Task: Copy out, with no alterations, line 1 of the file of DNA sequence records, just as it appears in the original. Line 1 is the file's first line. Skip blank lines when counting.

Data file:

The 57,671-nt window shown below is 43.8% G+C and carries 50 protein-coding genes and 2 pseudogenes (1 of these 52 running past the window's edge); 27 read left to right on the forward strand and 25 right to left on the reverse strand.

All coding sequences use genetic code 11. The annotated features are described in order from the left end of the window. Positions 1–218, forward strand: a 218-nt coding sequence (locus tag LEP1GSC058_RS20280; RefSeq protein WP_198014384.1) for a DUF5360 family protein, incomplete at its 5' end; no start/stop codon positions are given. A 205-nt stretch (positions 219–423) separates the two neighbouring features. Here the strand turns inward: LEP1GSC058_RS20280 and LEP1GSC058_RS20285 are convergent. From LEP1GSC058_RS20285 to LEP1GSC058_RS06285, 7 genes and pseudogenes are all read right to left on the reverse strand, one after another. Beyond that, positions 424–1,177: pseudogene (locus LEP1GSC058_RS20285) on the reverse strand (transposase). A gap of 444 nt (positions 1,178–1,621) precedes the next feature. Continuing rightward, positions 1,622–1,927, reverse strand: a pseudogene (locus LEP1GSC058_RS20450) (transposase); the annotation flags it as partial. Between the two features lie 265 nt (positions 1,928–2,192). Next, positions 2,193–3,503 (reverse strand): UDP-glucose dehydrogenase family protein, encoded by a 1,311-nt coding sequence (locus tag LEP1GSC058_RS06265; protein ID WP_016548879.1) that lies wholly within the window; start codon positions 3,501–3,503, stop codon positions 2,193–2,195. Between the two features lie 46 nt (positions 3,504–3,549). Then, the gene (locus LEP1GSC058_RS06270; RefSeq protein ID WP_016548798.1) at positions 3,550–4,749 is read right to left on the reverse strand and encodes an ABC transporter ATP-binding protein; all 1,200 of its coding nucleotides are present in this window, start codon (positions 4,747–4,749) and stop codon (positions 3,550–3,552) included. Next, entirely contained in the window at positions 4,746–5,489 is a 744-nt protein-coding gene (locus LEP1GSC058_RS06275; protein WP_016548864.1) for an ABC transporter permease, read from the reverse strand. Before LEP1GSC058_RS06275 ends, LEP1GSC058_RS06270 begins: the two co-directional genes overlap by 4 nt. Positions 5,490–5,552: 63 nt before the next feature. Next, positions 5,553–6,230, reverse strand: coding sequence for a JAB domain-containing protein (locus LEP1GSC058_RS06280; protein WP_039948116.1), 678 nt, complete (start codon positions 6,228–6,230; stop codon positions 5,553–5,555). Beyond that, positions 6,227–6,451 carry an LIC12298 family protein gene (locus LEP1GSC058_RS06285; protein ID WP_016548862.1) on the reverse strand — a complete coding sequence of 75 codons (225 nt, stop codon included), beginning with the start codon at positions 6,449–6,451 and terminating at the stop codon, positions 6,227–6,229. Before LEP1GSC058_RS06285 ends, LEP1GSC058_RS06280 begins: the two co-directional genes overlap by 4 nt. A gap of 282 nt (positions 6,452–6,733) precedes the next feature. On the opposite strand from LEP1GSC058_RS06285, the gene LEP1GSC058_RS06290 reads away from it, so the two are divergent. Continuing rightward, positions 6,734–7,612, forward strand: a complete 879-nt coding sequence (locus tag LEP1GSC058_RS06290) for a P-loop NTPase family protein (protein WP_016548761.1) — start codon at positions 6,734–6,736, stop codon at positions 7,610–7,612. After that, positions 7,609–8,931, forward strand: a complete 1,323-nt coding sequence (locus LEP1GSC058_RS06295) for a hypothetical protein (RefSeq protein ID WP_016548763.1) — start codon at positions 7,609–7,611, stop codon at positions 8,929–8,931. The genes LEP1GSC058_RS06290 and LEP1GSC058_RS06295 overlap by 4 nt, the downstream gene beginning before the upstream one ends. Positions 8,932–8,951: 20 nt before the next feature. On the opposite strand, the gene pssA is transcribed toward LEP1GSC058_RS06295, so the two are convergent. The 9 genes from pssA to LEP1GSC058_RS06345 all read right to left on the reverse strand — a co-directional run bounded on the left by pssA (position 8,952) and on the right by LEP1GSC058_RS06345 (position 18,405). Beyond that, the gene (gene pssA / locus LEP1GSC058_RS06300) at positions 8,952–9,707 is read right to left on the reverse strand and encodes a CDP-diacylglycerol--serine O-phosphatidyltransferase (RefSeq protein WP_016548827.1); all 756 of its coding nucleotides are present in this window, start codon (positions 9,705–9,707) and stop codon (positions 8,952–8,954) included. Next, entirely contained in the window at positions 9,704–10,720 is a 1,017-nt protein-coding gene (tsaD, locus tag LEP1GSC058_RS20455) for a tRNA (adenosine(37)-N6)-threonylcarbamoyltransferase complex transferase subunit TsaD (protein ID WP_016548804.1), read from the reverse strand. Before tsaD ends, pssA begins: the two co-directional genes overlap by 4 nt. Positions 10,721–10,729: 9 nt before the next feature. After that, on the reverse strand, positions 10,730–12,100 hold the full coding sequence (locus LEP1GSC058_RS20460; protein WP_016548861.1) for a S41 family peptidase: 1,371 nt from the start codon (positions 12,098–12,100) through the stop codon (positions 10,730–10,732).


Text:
The 57,671-nt window shown below is 43.8% G+C and carries 50 protein-coding genes and 2 pseudogenes (1 of these 52 running past the window's edge); 27 read left to right on the forward strand and 25 right to left on the reverse strand.